The Supreme Court is weighing in on a free speech case that could affect millions of Americans.  

The high court heard oral arguments Monday for a case involving Colorado graphic designer Lorie Smith. Smith does not want to be forced to create custom wedding websites for same-sex weddings, but a Colorado public accommodations law would demand she do just that.  

“I love people and create for everyone, including those who identify as LGBT,” Smith told reporters outside the Supreme Court following Monday’s hearing.  

“Like other artists, my decision on what I create is custom and always based on the message, never about the person requesting the message,” Smith said. “There are some messages I can’t create no matter who requests them.”  

Similar to Colorado Masterpiece Cakeshop owner Jack Phillips, who was taken to court for declining to create a wedding cake for a same-sex wedding, Smith’s faith causes her to hold to a traditional view of marriage between one man and one woman.  

Smith is the owner of 303 Creative near Denver. She filed a lawsuit challenging a Colorado law that would force her to create custom wedding websites for same-sex nuptials, the same law used to punish  Phillips.  

Smith’s case, Phillips’ case, and other similar court battles are “about the government’s responsibility to respect the right of each of us,” Phillips said during a rally outside the Supreme Court Monday morning.  

Smith is asking the Supreme Court to allow her to promote her religious view that marriage is between one man and one woman without fear of facing retribution if she refuses to create a wedding website for a same-sex couple. 

“Colorado is trying to force me to create custom, unique artwork to promote ideas inconsistent with my faith and the core of who I am,” Smith said.   

Now, the Supreme Court will “decide whether the government can respect everyone’s freedom to say what we believe,” she added.

Attorney Kristen Waggoner, president and CEO of the Christian legal group Alliance Defending Freedom, argued on Smith’s behalf before the nine justices. Waggoner said Lorie’s case is about free speech because her client is asking for the right not be forced to create and promote messages that violate her beliefs.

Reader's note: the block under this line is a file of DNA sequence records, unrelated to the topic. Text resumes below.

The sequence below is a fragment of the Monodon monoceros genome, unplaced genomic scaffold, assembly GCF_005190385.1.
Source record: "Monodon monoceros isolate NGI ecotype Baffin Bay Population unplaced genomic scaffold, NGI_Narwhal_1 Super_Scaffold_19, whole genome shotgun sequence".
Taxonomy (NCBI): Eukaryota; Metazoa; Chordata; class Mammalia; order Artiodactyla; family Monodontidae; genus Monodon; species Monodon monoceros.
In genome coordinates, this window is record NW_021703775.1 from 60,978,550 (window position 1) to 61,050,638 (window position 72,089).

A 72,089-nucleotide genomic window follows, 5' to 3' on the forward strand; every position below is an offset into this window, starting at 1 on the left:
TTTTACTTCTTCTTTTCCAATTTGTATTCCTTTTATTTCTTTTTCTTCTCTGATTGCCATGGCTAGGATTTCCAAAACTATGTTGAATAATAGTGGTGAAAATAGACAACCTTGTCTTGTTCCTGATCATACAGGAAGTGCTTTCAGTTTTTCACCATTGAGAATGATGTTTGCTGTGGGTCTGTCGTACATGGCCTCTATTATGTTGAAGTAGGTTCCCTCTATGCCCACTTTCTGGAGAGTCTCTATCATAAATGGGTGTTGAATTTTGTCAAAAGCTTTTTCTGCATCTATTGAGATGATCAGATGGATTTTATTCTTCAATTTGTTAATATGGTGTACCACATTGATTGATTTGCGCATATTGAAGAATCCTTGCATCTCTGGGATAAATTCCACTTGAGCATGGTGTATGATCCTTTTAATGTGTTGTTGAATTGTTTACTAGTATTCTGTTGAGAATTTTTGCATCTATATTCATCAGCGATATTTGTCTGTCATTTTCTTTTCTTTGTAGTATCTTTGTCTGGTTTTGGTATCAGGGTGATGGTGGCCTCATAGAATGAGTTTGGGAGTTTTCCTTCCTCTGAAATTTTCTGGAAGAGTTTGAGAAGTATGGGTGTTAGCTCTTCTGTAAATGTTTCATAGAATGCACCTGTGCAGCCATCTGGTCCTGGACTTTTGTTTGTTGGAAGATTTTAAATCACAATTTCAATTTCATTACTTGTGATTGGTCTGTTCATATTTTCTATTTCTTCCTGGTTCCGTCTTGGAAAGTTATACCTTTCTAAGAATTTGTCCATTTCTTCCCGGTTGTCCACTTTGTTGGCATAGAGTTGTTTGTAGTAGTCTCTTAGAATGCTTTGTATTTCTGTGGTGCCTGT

“The messages she [Smith] declines, she declines regardless of who asks and regardless their status, it is always what the message is, not who the person is,” Waggoner said.  

Waggoner said that the ruling in Smith’s case could affect not only artists in Colorado, but across America.  

“Make no mistake, if the government has the power to compel Lorie Smith’s speech, if it can eliminate her views from the public dialogue… it has the power to do that to any one of us,” Waggoner said.  

Smith filed her lawsuit against Aubrey Elenis, the director of the Colorado Civil Rights Division, who would enforce the law, so the case is called 303 Creative v. Elenis.  

Should the justices rule in Smith’s favor, the high court would potentially be creating a dangerous loophole in the law, Colorado Attorney General Philip Weiser argued in brief remarks outside the Court.  

“We are very concerned that if our side loses in this case, the Court would open up an exemption that would make possible all sorts of professions, photographers, people who make cakes, others who write books, to say, ‘I’m not going to sell to someone based on who they are.’”  

The Supreme Court’s ruling in Smith’s case could “threaten the core of our civil rights laws,” Weiser said. 

Smith’s attorney addressed a similar concern during her remarks, arguing that “public accommodation laws and the First Amendment can and do peacefully exist and will continue to do so if Lorie [Smith] wins.”  

Protesters carrying gay pride flags demonstrated outside the Supreme Court while the arguments were heard inside the Court. Alliance Defending Freedom held rally in support of Smith in front of the Court.

The Supreme Court is expected to announce its decision on Smith’s case sometime between April and June 2023.  

Smith told press she is not fighting for herself alone but for those who have “different beliefs” than her and for “each and every American, and our children’s children to think and create consistent, speak consistently, with the core of who they are.”  

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